Inspirational Challenge of the Day: Break out of your usual form. But instead of just trying a form you don’t usually work with, try to expand on forms you already work with. So if you create primarily flat jewelry elements, go more dimensional with half lentil forms or free form the shapes in waves. If you create round beads much of the time, try squares or twisted oblong shapes. If you like making round bowls, what about boat shapes or  cones? Where can you push your forms?

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Mokume Squared

There seems to be an explosion of innovation in polymer design as of late.  Maybe as a whole we fell into a rut of creating within a fairly small circle of ideas but it seems that more and more, clayers are pushing the ideas or just going off into their own little worlds which creates some very unique design.

melanie-muir-vessel-setMelanie Muir sent me images of a new series she’s recently been working on and I have to say, it would never have occurred to me that Melanie might go in a home decor direction, not one with such a graphic look to it but it really does work well. After admiring her beautiful organic shapes and mokume patterns for so long it’s quite a shift to see the same type of mokume squared off like this but the contrast between the organic patterning and the very precise placement of squared off color makes for some lovely vessels.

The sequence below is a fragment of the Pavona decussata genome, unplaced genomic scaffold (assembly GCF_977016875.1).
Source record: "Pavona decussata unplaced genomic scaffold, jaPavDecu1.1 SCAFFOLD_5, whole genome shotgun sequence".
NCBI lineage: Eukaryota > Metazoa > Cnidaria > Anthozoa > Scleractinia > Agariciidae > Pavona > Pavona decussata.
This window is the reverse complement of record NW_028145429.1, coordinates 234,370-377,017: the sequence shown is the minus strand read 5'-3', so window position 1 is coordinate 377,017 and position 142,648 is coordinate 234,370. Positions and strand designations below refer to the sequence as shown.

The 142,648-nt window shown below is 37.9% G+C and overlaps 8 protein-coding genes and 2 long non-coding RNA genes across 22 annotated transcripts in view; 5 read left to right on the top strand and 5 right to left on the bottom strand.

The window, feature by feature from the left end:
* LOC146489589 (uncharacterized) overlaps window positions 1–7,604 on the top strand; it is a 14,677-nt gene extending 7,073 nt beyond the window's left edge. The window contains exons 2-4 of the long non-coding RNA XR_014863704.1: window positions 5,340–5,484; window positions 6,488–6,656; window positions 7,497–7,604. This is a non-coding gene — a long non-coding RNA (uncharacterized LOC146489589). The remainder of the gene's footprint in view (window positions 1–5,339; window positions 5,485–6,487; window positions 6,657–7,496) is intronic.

I had the hardest time deciding which of the new vessels’ images to share here as she has them in different colors and mokume pattern sets as well as a series she calls ‘Coastline’ where the mokume is not framed at all but rather is blended into the background over the joint of two wide bands of color. Go see for yourself on her Facebook page here for the whole recent collection, debuting this week at the London Design Fair which starts tomorrow.

 

Inspirational Challenge of the Day: Do you work primarily in one style such as organic, graphic, tribal, floral, or something else? Take what you usually lean towards and contrast it with a style completely opposite from it. The key to contrast is making the contrast relate on some level. Melanie made her graphic versus organic relate in terms of color. You can also make the two relate through elements that have the same type of pattern, shape, size, lines or that create similar texture.

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Simple Grace

aliceballard-leaves-and-podWhen putting together the Simplicity article, we contemplated showing a few non-polymer pieces because there are just so many beautiful designs in other materials that could be inspirational to polymer artists but alas, there was only so much room and much to discuss.